Although spinal fusion surgery is widely performed, there is limited evidence for its effectiveness for several common medical conditions. For example, in a randomized controlled trial of people with spinal stenosis, after 2 and 5 years there was no significant clinical benefits of lumbar fusion in combination with decompression surgery, in comparison to decompression surgery alone. This Swedish study, including 247 patients enrolled from 2006 to 2012, further found increased medical costs for those who received the fusion surgery, as a result of increased surgery time, hospital stay duration, and cost of the implant.[9]

Additionally, a 2009 systematic review on surgery for lower back pain found that for nonradicular low back pain with degenerative disk disease, there was no benefit in health outcomes (improvement in pain or function) of performing fusion surgery in comparison to intensive rehabilitation including cognitive-behavioral treatment.[10] Similarly, researchers in Washington State[where?] viewed lumbar fusion surgery to have questionable medical benefit, increased costs and increased risks, in comparison to intensive pain programs for chronic low back pain with degenerative disk disease.[11]


There are many types of spinal fusion techniques. Each technique varies depending on the level of the spine and the location of the compressed spinal cord/nerves.[3] After the spine is decompressed, bone graft or artificial bone substitute is packed between the vertebrae to help them heal together.[1] In general, fusions are done either on the anterior (stomach), posterior (back), or both sides of the spine.[3] Today, most fusions are supplemented with hardware (screws, plates, rods) because they have been shown to have higher union rates than non-instrumented fusions.[3] Minimally invasive techniques are also becoming more popular.[12] These techniques use advanced image guidance systems to insert rods/screws into the spine through smaller incisions, allowing for less muscle damage, blood loss, infections, pain, and length of stay in the hospital.[12] The following list gives examples of common types of fusion techniques performed at each level of the spine:

Anterior approach to cervical spine.

Cervical spine[edit]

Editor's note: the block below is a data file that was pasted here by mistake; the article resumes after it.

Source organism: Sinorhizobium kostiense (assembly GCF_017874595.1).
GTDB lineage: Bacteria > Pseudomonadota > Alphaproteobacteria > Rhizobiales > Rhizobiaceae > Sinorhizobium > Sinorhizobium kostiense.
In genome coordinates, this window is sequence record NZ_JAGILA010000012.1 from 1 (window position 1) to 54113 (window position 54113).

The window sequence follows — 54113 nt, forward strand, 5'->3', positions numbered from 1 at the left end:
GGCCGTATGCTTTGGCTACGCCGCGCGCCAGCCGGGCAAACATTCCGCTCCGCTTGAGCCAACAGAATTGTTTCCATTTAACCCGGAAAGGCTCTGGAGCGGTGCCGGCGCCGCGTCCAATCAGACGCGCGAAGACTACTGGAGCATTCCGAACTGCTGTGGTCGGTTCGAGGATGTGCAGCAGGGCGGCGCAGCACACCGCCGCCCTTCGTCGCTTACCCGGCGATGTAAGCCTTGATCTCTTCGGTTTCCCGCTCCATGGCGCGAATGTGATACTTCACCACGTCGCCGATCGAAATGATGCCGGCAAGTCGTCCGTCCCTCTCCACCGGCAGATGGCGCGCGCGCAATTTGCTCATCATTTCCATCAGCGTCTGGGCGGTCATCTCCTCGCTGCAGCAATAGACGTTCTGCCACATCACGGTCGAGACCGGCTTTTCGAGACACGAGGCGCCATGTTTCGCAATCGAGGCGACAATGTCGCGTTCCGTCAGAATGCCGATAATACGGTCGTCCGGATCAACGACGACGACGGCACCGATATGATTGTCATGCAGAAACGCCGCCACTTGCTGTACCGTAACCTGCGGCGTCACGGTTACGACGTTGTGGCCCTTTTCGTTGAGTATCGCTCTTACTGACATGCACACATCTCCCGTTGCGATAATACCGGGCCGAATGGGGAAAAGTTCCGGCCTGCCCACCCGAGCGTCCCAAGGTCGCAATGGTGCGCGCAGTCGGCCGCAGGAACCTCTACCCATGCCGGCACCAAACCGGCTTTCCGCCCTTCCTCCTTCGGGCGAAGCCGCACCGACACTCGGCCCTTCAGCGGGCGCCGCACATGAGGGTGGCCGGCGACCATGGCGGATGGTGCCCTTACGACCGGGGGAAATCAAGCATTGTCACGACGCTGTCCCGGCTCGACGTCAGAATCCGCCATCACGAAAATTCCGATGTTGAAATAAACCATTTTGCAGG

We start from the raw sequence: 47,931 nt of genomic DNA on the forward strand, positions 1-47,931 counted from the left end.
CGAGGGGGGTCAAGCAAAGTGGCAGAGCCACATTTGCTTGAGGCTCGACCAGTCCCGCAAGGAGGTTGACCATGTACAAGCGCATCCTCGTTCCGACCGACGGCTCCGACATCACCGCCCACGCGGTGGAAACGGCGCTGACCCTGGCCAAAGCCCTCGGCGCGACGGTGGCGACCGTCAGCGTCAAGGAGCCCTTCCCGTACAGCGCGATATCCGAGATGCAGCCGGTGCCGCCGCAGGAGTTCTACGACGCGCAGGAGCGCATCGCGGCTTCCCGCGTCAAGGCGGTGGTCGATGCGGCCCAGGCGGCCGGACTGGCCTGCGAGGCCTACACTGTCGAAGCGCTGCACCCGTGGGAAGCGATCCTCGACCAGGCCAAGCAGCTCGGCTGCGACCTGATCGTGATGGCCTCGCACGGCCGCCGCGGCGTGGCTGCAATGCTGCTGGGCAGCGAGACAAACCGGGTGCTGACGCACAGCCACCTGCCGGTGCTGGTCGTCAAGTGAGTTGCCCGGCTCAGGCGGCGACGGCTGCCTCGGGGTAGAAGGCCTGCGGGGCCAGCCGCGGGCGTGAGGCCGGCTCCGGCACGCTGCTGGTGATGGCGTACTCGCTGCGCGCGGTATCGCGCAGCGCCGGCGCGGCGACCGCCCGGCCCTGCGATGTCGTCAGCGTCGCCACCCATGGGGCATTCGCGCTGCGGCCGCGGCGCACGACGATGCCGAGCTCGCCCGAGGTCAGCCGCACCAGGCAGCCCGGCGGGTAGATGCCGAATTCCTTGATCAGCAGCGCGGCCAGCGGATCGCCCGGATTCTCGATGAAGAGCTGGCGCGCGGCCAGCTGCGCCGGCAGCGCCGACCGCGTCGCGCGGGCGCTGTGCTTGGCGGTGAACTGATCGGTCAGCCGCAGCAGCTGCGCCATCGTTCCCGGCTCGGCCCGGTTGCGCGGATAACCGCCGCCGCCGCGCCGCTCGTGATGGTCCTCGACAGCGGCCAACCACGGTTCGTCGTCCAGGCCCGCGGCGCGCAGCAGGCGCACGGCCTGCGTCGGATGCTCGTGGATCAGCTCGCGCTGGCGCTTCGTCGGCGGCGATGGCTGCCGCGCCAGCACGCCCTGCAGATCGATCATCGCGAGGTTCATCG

Thoracic spine[edit]

  • Anterior decompression and fusion[3]
  • Posterior instrumentation and fusion – many different types of hardware can be used to help fuse the thoracic spine including sublaminar wiring, pedicle and transverse process hooks, pedicle screw-rod systems, vertebral body plate systems.[3]

Lumbar spine[edit]

  • Posterolateral fusion is a bone graft between the transverse processes in the back of the spine. These vertebrae are then fixed in place with screws or wire through the pedicles of each vertebra, attaching to a metal rod on each side of the vertebrae.
  • Interbody Fusion is a graft where the entire intervertebral disc between vertebrae is removed and a bone graft is placed in the space between the vertebra. A plastic or titanium device may be placed between the vertebra to maintain spine alignment and disc height. The types of interbody fusion are:
    1. Anterior lumbar interbody fusion (ALIF) – the disc is accessed from an anterior abdominal incision
    2. Posterior lumbar interbody fusion (PLIF) – the disc is accessed from a posterior incision
    3. Transforaminal lumbar interbody fusion (TLIF) – the disc is accessed from a posterior incision on one side of the spine
    4. Transpsoas interbody fusion (DLIF or XLIF) – the disc is accessed from an incision through the psoas muscle on one side of the spine
    5. Oblique lateral lumbar interbody fusion (OLLIF) – the disc is accessed from an incision through the psoas muscle obliquely
Stabilization rods used after spinal fusion surgery.


Spinal fusion is a high risk surgery and complications can be serious, including death. In general, there is a higher risk of complications in older people with elevated body mass index (BMI), other medical problems, poor nutrition and nerve symptoms (numbness, weakness, bowel/bladder issues) before surgery.[3] Complications also depend on the type/extent of spinal fusion surgery performed. There are three main time periods where complications typically occur:

During surgery[edit]

  • Patient positioning on operating table[3]
  • Blood loss[3]
  • Damage to nerves and surrounding structures during procedure[3]
  • Insertion of spinal hardware[3]
  • Harvesting of bone graft (if autograft is used)[3]

Within a few days[edit]

Weeks to years following surgery[edit]

  • Infection – sources of bacterial bioburden that infiltrate the wound site are several, but the latest research highlights repeated reprocessing of implants before surgery and exposure of implants (such as pedicle screws) to bacterial contaminants in the "sterile-field" during surgery as major risk factors.[3][14][15][16][17][18]
  • Deformity – loss of height, alignment, and failure of fusion[3]
  • Pseudarthrosis – nonunion between fused bone segments. Risk factors include tobacco use, nonsteroidal anti-inflammatory drug use, osteoporosis, revision procedures, decreased immune system.[3]